More love is due for PJ Harvey whose album, Let England Shake, continues to weave its magical spell.
I have to be patient and wait four months before she plays her one and only concert in Italy at Ferrara on July 6th.
I was keen to know how these songs sound live so I asked my friend Rachael to write a guest review of Polly’s recent gig in London .
Here’s what she wrote:
PJ Harvey @ The Troxy, London, February 28th 2011
On the darkened stage of the 1930s art-deco ex-cinema, Polly Jean Harvey stood in a white spotlight that made her look like a ghostly Victorian figure from a daguerreotype.
Wearing a long white dress and a black feather headdress, she strummed her autoharp as ‘Let England Shake’ filled the Troxy with a curiously ancient sound.
The first six songs were all from the new work, including one not featured on the album; ‘The Big Guns Called Me Back Again’. Then we heard ‘The Devil’ and ‘The Sky Lit Up’ – and I wondered why. I’ve never seen Polly live before, so perhaps it’s her wont to sprinkle in a few old numbers. Still, I couldn’t help thinking we were being compensated for the distinct change in style. I hope not, because it wasn’t necessary.
This audience seemed far more receptive to the new songs than the one at La Maroquinerie in Paris on the CD’s release date, but then we’d had a chance to listen to them. The songs are often fast-paced and end quite abruptly. There was no rock-concert ambiance at all – but the marvellous spectacle of an artist brave enough to give us what we didn’t know we wanted or needed. Continue reading
I can’t wait to hear the whole of PJ Harvey‘s new album Let England Shake tecorded in a 19th Century church near her home in Dorset. I now also want to see all the 12 videos that accompany the tracks shot by Seamus Murphy.
The first two of these for The Last Living Rose and The Words That Maketh Murder are now up on her website and you can also see them here to save you an extra mouse click. Continue reading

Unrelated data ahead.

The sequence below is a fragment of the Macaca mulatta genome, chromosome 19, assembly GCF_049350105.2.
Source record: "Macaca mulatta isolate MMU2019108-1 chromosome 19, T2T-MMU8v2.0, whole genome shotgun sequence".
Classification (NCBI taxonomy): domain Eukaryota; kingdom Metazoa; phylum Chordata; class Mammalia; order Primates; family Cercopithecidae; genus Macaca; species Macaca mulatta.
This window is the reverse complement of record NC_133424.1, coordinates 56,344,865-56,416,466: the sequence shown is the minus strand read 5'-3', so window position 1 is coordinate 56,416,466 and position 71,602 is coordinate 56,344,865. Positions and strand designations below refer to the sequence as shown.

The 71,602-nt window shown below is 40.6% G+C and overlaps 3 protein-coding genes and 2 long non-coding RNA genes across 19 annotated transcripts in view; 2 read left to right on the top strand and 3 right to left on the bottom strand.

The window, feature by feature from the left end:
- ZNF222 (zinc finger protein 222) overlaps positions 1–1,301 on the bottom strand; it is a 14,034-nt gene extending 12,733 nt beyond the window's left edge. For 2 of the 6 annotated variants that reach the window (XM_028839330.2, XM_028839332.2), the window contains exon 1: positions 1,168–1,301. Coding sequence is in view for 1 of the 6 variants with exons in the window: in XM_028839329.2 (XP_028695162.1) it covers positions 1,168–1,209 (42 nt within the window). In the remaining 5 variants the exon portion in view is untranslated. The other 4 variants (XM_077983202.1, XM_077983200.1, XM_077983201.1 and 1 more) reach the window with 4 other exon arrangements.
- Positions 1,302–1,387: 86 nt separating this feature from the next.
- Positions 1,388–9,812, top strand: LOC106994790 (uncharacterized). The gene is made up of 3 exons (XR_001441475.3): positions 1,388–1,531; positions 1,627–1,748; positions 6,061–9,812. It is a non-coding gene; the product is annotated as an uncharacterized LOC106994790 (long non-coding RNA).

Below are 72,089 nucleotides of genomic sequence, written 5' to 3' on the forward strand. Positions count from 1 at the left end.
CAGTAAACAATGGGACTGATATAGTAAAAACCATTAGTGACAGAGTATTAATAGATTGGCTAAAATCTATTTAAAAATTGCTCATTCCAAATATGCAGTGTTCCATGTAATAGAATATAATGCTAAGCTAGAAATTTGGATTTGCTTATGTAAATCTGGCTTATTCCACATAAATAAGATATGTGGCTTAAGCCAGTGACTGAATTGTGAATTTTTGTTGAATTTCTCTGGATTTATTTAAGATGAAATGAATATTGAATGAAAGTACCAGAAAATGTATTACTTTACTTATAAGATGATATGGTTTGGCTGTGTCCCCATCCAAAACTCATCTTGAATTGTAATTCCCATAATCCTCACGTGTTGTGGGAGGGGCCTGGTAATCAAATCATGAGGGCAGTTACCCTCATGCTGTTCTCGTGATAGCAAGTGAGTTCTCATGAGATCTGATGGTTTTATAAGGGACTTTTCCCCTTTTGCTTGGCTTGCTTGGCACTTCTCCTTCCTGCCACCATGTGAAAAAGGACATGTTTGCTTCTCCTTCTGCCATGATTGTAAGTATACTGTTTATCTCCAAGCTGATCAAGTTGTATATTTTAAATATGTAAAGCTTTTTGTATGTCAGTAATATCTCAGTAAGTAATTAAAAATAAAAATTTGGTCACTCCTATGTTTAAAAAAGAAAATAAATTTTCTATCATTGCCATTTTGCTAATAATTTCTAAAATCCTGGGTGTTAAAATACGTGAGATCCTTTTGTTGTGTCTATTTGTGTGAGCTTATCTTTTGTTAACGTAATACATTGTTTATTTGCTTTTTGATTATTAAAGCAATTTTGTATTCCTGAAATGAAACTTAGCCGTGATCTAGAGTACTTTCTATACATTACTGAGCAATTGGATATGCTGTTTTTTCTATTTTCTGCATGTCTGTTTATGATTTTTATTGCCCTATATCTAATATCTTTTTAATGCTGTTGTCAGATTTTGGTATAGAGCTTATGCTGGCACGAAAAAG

Jane Bown’s lifetime in photography is justifiably celebrated and is in the news again through the publication of a collection of her most famous shots (‘Exposures’) and an exhibition at the Kings Place Gallery in London.
A selection of her fantastic portraits can be seen in the the gallery in the Observer .
All her subjects are in black and white and captured using just natural lighting. Bown, now in her 80s, is a modest and self effacing character who shuns the limelight and this is probably what allowed her to get close to her subjects, even those who were notoriously camera shy, like Lucien Freud and Samuel Beckett.
The eyes are what you are drawn to when you see these images.
This great picture of P.J. Harvey, which I hadn’t previously seen, illustrates what makes Jane Bown so great. In that strong sorrowful gaze you get a glimpse of what makes Polly Harvey’s music so powerful – the look (and the music) manages to be both assertive and fragile at the same time.
Brown almost certainly didn’t know Harvey’s music when she took this photo, just as she had never heard of Bjork or Jarvis Cocker when she was commissioned to photograph them. This shows that her skill lies in being an instinctive judge of what made people tick.